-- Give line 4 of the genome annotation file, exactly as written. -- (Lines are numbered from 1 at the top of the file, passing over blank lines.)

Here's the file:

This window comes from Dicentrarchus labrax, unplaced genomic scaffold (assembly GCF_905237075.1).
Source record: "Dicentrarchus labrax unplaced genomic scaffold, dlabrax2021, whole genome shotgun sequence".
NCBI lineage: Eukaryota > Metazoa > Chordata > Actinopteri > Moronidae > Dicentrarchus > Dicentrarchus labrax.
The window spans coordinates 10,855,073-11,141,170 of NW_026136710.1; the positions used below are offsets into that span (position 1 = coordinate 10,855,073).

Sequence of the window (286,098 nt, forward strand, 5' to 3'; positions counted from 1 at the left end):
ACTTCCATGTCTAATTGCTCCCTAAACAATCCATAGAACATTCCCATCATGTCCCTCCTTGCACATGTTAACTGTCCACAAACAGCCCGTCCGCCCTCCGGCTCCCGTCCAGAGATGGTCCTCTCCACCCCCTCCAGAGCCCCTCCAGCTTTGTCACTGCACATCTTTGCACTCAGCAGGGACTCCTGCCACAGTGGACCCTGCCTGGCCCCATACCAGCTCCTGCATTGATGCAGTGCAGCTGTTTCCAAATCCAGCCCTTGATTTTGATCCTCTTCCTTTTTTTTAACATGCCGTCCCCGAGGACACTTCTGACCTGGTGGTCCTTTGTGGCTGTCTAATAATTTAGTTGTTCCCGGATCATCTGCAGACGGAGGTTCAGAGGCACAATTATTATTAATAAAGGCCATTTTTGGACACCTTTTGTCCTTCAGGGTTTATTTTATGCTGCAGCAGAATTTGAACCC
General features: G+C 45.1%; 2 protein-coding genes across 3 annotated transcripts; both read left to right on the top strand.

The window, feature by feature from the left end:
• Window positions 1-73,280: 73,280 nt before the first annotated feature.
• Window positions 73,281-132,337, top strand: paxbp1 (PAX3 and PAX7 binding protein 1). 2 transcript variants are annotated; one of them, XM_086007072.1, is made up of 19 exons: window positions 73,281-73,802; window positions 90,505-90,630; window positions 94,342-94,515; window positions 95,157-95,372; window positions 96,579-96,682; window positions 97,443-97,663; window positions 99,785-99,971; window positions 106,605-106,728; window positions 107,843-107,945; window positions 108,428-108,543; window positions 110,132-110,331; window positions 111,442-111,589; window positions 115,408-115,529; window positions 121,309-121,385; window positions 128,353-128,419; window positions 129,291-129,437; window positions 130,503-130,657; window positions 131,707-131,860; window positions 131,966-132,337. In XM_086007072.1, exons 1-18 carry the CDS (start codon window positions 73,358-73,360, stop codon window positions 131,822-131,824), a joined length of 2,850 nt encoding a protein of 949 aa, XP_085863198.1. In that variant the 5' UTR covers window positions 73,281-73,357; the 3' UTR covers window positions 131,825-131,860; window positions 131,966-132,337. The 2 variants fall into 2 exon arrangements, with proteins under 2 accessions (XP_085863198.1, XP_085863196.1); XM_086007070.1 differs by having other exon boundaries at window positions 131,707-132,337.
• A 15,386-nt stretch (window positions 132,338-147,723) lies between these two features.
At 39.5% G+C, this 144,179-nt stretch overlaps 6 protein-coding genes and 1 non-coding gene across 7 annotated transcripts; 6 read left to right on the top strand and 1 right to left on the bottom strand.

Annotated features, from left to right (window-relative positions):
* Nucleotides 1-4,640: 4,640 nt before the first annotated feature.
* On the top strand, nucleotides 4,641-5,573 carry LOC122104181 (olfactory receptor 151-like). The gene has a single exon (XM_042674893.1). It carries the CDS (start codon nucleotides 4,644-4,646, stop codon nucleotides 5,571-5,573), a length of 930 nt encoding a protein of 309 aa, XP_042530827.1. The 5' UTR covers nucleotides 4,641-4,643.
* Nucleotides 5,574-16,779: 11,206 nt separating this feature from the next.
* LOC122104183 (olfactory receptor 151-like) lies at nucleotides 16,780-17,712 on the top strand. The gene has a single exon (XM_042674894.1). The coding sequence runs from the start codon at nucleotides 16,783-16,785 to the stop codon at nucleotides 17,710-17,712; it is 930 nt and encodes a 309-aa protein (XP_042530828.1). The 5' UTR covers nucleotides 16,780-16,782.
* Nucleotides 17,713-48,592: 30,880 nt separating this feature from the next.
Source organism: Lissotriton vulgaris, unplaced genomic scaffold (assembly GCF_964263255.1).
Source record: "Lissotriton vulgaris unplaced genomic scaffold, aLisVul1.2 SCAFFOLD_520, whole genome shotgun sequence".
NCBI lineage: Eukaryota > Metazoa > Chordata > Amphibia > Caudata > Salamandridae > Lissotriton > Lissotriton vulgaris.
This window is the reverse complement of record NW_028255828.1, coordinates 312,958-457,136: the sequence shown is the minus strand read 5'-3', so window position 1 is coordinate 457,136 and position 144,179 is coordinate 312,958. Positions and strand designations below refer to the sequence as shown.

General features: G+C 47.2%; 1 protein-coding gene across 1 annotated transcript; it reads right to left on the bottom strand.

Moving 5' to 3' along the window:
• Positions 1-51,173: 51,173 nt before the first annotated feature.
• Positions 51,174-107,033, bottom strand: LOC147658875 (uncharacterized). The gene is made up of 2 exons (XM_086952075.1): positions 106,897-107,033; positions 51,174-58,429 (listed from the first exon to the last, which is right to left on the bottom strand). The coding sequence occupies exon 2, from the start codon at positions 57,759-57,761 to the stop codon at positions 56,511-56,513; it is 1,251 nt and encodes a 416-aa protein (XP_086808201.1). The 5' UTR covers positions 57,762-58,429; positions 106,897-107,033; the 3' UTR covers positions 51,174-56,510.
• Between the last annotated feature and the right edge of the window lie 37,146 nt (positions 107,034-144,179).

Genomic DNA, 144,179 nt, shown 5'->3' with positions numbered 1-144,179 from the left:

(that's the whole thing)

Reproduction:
The window spans coordinates 10,855,073-11,141,170 of NW_026136710.1; the positions used below are offsets into that span (position 1 = coordinate 10,855,073).